Published: October 25th 2007October 21st 2007
Today I went to Rishikesh and Shivpuri. Rishikesh is Haridwar’s twin city and is about 20km away which is actually an hour’s drive with the road conditions and the traffic. It lies even further upstream along the Ganges and is the starting point for the holy Char Dham pilgrim route of holy sites along the Ganges.
We drove through Rishikesh to the northern end of town where we parked. I wanted to walk across the Lakshman Jhula, one of two suspension bridges across the Ganges in town. It was cool and there were good view of the river from the bridge. The city sits on two sides of a gorge while the river runs through. It’s quite pretty and the water moves rapidly. It looked even cleaner here than in Haridwar which was way cleaner than Varanasi. Rishikesh is clearly touristier than Haridwar and I saw lots of backpackers and aging hippies. It felt a bit like McLeod Gang in that respect. There were lots of bookshops, coffee shops, small stores, restaurants, and a clear smell of pot in the air in several locations. I wandered around for about an hour before heading back to the car.
on the Ganges in very popular, although it seems somewhat sacrilegious to me since the river is considered so holy. Rishikesh is the end of the river run so I wanted to drive up a bit further. There’s a “River Tour” route that can be done via car or via raft.
We drove along a very windy and steep mountain road to reach Shivpuri, one of the most scenic of the many camps along the river. It’s also where the “Glass House on the Ganges” hotel is and I wanted to see that. There were lots and lots of monkeys along the road and my driver was very good at stopping so I could take photos. The monkeys think you are going to feed them and come racing to the car. I had to keep the windows up or they might have tried to get into the car!
The scenery was as beautiful as the road was scary! Many sections had been washed away by the monsoon rains so there were big potholes. There had also been landslides so the road was only one lane at many points. There were lots and lots of people working to clear
the ruble and to repair the roads. It’s apparently a non-stop process which gets repeated every year.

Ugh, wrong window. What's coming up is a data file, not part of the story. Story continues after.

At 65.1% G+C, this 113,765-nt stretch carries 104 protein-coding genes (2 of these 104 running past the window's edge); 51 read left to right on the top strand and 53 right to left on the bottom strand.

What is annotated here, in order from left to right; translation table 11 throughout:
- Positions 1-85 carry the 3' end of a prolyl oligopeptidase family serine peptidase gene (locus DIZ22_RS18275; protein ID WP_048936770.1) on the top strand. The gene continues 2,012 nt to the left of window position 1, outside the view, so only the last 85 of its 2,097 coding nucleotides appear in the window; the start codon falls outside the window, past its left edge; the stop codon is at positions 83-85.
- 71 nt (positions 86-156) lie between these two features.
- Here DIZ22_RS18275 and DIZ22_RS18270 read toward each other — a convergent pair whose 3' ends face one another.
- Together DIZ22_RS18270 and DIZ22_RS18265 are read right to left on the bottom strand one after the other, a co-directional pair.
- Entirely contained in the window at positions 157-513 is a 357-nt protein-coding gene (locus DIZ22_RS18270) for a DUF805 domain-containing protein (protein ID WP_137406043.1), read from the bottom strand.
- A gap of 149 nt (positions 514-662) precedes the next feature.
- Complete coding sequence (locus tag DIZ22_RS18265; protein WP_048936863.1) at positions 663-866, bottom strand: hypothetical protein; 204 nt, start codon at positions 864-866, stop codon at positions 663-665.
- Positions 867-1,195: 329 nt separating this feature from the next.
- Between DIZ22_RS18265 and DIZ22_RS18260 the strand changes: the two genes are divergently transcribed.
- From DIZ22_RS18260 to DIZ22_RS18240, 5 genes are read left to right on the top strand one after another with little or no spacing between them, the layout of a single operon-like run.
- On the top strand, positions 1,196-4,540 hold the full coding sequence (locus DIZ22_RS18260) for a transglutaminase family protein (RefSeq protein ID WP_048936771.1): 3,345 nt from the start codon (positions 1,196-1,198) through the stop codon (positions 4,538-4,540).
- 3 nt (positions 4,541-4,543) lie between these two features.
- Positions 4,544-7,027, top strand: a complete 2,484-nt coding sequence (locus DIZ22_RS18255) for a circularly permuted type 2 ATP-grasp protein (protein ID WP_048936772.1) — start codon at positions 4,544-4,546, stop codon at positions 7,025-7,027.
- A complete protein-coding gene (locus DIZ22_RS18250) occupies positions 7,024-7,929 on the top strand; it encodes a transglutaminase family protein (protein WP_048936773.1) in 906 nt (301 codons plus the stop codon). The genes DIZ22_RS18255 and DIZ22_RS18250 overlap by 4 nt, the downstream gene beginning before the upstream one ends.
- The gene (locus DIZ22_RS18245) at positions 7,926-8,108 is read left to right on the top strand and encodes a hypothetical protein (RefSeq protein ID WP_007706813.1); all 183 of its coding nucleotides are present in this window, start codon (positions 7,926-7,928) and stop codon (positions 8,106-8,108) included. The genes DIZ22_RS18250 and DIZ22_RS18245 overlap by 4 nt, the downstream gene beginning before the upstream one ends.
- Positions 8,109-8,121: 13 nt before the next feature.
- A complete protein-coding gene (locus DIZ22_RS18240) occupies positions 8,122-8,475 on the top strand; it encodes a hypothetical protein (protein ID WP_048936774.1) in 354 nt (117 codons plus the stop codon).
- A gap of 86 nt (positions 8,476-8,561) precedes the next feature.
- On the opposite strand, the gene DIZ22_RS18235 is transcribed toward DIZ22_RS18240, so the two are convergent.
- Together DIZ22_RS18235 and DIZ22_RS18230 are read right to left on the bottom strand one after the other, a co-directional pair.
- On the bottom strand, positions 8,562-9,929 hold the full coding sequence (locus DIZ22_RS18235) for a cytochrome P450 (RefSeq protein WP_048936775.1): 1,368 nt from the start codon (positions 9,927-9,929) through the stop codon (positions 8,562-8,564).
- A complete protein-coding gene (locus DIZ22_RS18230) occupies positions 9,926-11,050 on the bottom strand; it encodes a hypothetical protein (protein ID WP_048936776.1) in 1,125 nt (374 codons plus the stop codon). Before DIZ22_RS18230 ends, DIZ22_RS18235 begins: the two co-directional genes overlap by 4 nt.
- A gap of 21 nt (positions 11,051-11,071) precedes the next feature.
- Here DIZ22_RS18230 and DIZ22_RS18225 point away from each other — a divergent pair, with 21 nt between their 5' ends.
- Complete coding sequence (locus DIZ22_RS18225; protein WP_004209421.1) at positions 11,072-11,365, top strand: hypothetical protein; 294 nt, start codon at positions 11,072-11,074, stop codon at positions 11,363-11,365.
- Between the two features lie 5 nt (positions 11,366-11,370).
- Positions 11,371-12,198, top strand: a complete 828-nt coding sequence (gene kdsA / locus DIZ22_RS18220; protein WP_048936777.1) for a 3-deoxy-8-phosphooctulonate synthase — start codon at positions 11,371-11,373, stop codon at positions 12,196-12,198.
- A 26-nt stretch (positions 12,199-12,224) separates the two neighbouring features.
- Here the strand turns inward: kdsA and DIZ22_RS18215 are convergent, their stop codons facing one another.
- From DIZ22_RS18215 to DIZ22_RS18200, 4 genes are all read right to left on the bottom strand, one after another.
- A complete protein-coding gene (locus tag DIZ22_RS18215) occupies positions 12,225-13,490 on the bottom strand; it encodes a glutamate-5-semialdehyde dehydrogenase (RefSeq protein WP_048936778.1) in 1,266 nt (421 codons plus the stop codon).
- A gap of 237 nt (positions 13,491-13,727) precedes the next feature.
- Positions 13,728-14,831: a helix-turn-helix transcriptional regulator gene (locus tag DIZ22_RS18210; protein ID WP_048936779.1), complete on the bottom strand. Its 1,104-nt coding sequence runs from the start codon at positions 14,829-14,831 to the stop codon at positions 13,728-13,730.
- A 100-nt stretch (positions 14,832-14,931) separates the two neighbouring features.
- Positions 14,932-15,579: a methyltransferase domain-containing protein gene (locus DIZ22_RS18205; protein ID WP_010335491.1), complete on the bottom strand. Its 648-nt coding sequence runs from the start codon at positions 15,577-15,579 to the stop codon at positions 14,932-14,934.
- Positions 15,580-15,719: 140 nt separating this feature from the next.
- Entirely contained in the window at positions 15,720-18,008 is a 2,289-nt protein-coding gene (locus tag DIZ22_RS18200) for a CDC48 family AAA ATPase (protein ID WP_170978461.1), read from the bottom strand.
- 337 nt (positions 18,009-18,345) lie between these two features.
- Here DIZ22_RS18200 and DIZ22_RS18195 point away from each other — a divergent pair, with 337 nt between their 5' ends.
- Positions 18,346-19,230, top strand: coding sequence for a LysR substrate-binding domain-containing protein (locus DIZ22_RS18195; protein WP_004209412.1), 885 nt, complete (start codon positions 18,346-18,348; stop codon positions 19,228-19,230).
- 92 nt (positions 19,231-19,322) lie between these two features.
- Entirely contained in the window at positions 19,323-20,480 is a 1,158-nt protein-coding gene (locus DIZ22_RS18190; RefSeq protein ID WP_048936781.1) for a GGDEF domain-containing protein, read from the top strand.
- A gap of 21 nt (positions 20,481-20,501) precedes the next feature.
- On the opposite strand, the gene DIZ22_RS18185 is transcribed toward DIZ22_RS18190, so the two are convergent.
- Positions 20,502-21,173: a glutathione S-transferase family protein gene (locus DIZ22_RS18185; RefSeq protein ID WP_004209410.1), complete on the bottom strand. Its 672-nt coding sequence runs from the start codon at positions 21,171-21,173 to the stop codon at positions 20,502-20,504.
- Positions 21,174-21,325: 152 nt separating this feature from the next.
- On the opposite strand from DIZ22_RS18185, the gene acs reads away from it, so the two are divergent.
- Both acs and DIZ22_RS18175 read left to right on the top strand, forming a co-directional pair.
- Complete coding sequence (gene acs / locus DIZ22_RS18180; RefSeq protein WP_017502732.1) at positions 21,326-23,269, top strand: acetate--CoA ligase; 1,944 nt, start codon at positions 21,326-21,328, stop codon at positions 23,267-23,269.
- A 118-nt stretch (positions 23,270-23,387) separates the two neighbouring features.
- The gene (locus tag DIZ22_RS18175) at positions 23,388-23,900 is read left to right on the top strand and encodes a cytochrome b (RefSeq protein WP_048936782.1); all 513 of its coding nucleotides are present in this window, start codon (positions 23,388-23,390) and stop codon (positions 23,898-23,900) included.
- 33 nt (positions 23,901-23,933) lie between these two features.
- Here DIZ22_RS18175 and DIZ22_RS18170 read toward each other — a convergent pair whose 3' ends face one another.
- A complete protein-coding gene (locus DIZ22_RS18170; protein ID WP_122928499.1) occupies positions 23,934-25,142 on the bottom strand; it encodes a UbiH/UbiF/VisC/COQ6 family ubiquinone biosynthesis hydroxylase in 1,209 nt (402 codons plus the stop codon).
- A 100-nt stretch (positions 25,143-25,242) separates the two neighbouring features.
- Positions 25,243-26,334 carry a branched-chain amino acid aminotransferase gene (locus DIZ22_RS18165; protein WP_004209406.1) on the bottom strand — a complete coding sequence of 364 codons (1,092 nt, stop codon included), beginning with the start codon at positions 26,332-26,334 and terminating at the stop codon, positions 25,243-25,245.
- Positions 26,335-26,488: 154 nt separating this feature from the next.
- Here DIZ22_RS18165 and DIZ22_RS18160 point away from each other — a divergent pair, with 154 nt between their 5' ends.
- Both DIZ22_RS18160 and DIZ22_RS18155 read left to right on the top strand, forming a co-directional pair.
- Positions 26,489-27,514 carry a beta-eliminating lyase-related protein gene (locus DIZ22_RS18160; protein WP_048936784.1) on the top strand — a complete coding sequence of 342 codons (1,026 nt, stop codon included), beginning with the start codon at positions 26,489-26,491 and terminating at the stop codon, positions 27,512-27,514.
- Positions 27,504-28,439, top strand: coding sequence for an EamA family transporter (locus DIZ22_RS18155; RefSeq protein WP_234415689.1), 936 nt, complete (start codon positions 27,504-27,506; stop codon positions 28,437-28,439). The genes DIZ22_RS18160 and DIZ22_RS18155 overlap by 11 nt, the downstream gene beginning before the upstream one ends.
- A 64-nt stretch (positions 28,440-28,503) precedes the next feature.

We got to the Glass House on the Ganges and I ate lunch there. I’m not sure why it’s called the Glass House since it’s a regular building with 12 small cottages, but it had a great view of the Ganges. I ended up talking to a man from Edinburgh who is a Rheumatologist. He’s actually co-chairing an international Rheumatology convention with a professor from UNC-Chapel Hill this coming December! Small world or what? We talked about the medical situation in India and what I had observed. He’s doing a series of lectures here so he’s seen way more than I have. It was an interesting conversation. After lunch, I took a walk down to the river. The hotel had a path and quite a stretch of riverfront. They even had a small sand beach. The water looked very clear so I took off my sneakers and socks and get my feet wet just for a second! I’m not sure that counts as ritual bathing, but I can now say that I have been in the Ganges!
We started back down
the road which was scarier than going up since we were now on the outside of the road (they drive on the left here). One false move and it’s over! Luckily, Abhimanyu is an excellent driver so we made it down OK.
Today is the last day of Dussehra, a festival where scenes from the Ramayana are re-enacted. It’s Day 10 or Vijaya Dashami so at night fall, there are celebrations and large statues of Ravana, the demon king who was ultimately defeated by Rama, are set on fire. It was about 4:30pm as we approached Haridwar and there were people pouring in from everywhere! Many of the roads were already blocked so we had to take the long way around. We passed several sets of Ravana statues, one of which was exactly across the Ganges from my hotel balcony. I’ve had enough of crowds so I decided just to watch from there. Many other people had the same idea so we had a nice crowd. The woman I had dinner with the night before was there so we ended up talking for a while again. There was music and about 75 minutes worth of fireworks, although there were
The Ganges in Shivpuri
The beach at the Glass House on the Ganges Hotel in Shivpuri
long stretches in between explosions. There was a man talking on a loudspeaker and he keep working the crowd up into a lather and we thought that was it, but then he toned it down and started all over again. Finally and all of a sudden, about 7:20pm, the two statues went up in flames. It was quite impressive!
I’m getting up early tomorrow as I want to leave for Corbett by 8:00am. It’s 200km away so that could be six hours in the car. I’m ready for the quiet of the forest so I called it an early night.
There are more photos below